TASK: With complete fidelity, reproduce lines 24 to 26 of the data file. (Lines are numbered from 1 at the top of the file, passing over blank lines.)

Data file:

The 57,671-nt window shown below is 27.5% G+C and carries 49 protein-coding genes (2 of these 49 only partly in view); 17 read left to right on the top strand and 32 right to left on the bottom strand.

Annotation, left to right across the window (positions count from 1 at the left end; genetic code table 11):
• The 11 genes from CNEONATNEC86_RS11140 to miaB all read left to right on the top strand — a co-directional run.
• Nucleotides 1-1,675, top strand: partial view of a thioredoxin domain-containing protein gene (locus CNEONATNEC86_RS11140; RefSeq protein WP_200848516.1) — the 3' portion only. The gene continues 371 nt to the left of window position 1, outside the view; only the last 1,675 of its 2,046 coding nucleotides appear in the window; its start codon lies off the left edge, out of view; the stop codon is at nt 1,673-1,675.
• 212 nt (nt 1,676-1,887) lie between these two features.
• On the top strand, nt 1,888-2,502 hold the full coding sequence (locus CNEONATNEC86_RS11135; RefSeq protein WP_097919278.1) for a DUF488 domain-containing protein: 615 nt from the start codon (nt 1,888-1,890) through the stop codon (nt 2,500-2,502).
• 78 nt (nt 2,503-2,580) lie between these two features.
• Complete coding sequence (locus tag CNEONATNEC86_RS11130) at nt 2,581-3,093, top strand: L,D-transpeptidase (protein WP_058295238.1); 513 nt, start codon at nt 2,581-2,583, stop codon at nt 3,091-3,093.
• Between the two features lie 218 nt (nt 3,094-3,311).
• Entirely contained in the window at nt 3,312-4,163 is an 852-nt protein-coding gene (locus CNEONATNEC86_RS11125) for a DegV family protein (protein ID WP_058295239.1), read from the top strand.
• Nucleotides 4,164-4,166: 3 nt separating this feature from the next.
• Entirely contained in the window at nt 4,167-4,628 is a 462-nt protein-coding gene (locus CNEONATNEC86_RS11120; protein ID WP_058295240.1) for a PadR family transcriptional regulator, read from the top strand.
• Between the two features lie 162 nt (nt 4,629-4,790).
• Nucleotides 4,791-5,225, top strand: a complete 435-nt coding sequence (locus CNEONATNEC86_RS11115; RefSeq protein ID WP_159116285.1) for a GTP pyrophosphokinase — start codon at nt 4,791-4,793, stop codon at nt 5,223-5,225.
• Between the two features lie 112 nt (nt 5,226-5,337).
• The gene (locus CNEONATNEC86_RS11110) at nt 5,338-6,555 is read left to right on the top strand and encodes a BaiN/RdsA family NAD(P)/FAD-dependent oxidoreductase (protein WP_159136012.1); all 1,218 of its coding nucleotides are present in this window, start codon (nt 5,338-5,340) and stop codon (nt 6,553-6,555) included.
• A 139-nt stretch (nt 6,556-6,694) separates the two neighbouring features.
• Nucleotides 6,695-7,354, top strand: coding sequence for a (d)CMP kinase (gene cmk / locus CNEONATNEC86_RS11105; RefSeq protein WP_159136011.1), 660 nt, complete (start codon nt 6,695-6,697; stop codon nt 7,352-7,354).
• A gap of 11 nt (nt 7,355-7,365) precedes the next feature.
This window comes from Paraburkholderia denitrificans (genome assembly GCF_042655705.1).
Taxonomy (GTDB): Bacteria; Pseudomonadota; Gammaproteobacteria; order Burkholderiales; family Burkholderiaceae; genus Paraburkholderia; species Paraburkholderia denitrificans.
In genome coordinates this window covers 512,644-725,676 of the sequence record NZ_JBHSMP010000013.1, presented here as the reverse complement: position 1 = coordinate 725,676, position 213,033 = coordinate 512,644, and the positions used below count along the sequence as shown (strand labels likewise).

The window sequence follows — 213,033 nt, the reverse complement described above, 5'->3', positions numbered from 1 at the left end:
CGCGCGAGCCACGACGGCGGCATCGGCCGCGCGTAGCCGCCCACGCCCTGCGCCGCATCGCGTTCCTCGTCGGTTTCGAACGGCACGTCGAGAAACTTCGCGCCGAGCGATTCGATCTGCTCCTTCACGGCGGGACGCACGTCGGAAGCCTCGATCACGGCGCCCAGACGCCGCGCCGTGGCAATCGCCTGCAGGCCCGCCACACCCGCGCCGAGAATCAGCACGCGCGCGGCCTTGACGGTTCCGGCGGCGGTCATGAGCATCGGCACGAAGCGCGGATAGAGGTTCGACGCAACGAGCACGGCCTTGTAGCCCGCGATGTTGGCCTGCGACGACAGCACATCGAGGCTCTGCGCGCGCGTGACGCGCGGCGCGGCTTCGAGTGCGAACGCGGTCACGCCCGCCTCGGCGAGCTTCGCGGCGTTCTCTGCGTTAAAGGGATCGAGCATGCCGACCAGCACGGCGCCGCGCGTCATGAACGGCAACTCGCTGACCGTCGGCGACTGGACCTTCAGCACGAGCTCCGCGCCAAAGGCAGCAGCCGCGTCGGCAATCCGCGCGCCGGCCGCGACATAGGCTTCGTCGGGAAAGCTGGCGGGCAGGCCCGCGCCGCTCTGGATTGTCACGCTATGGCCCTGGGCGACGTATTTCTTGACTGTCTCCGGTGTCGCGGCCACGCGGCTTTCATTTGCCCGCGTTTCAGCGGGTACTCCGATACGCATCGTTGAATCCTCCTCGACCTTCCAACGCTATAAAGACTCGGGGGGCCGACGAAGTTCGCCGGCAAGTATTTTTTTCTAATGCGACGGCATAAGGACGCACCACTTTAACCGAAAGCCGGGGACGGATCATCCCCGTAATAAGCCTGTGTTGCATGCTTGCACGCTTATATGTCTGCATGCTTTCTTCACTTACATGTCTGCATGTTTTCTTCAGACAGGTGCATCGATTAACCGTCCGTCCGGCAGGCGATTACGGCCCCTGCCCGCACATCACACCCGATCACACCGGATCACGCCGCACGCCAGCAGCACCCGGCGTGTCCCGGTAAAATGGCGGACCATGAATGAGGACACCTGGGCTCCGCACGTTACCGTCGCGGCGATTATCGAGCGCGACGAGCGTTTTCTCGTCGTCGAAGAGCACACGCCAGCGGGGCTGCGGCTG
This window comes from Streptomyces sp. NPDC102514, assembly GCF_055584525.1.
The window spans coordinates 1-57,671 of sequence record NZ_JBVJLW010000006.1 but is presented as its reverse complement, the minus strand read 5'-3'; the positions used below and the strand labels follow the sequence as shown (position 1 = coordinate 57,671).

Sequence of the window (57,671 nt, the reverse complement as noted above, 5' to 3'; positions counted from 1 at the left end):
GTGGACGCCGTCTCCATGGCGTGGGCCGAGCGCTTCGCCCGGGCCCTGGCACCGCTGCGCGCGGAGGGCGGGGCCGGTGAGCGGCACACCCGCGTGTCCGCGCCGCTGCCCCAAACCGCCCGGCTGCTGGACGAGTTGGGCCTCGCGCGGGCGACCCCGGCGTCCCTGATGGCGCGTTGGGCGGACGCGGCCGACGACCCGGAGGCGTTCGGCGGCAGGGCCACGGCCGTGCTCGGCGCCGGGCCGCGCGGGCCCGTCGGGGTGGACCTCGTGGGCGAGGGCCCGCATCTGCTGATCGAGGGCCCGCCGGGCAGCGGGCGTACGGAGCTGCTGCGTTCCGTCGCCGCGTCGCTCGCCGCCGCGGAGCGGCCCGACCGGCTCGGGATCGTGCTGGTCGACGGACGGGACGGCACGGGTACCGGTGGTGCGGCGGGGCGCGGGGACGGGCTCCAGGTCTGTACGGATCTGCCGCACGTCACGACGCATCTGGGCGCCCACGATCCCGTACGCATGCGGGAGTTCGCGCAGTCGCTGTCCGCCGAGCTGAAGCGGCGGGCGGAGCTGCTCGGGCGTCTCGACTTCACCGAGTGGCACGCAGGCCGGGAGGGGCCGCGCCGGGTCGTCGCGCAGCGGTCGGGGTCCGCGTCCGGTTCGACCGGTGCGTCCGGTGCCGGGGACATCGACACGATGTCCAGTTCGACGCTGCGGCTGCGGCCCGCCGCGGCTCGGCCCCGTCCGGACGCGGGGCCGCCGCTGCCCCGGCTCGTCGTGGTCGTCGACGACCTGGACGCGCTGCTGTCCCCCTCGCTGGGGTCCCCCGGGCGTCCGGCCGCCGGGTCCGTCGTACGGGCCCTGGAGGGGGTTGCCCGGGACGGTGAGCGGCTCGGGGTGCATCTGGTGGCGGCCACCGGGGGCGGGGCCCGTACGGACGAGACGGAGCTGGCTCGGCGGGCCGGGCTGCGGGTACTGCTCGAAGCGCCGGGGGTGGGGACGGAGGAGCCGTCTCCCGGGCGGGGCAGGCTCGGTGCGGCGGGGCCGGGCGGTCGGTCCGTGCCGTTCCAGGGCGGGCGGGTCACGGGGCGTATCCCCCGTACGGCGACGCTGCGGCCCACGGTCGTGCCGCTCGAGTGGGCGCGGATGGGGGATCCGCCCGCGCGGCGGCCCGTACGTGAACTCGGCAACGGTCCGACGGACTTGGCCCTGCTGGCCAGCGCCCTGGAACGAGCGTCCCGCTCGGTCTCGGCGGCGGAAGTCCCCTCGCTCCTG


CGCGCGAGCCACGACGGCGGCATCGGCCGCGCGTAGCCGCCCACGCCCTGCGCCGCATCGCGTTCCTCGTCGGTTTCGAACGGCACGTCGAGAAACTTCGCGCCGAGCGATTCGATCTGCTCCTTCACGGCGGGACGCACGTCGGAAGCCTCGATCACGGCGCCCAGACGCCGCGCCGTGGCAATCGCCTGCAGGCCCGCCACACCCGCGCCGAGAATCAGCACGCGCGCGGCCTTGACGGTTCCGGCGGCGGTCATGAGCATCGGCACGAAGCGCGGATAGAGGTTCGACGCAACGAGCACGGCCTTGTAGCCCGCGATGTTGGCCTGCGACGACAGCACATCGAGGCTCTGCGCGCGCGTGACGCGCGGCGCGGCTTCGAGTGCGAACGCGGTCACGCCCGCCTCGGCGAGCTTCGCGGCGTTCTCTGCGTTAAAGGGATCGAGCATGCCGACCAGCACGGCGCCGCGCGTCATGAACGGCAACTCGCTGACCGTCGGCGACTGGACCTTCAGCACGAGCTCCGCGCCAAAGGCAGCAGCCGCGTCGGCAATCCGCGCGCCGGCCGCGACATAGGCTTCGTCGGGAAAGCTGGCGGGCAGGCCCGCGCCGCTCTGGATTGTCACGCTATGGCCCTGGGCGACGTATTTCTTGACTGTCTCCGGTGTCGCGGCCACGCGGCTTTCATTTGCCCGCGTTTCAGCGGGTACTCCGATACGCATCGTTGAATCCTCCTCGACCTTCCAACGCTATAAAGACTCGGGGGGCCGACGAAGTTCGCCGGCAAGTATTTTTTTCTAATGCGACGGCATAAGGACGCACCACTTTAACCGAAAGCCGGGGACGGATCATCCCCGTAATAAGCCTGTGTTGCATGCTTGCACGCTTATATGTCTGCATGCTTTCTTCACTTACATGTCTGCATGTTTTCTTCAGACAGGTGCATCGATTAACCGTCCGTCCGGCAGGCGATTACGGCCCCTGCCCGCACATCACACCCGATCACACCGGATCACGCCGCACGCCAGCAGCACCCGGCGTGTCCCGGTAAAATGGCGGACCATGAATGAGGACACCTGGGCTCCGCACGTTACCGTCGCGGCGATTATCGAGCGCGACGAGCGTTTTCTCGTCGTCGAAGAGCACACGCCAGCGGGGCTGCGGCTG
This window comes from Streptomyces sp. NPDC102514, assembly GCF_055584525.1.
The window spans coordinates 1-57,671 of sequence record NZ_JBVJLW010000006.1 but is presented as its reverse complement, the minus strand read 5'-3'; the positions used below and the strand labels follow the sequence as shown (position 1 = coordinate 57,671).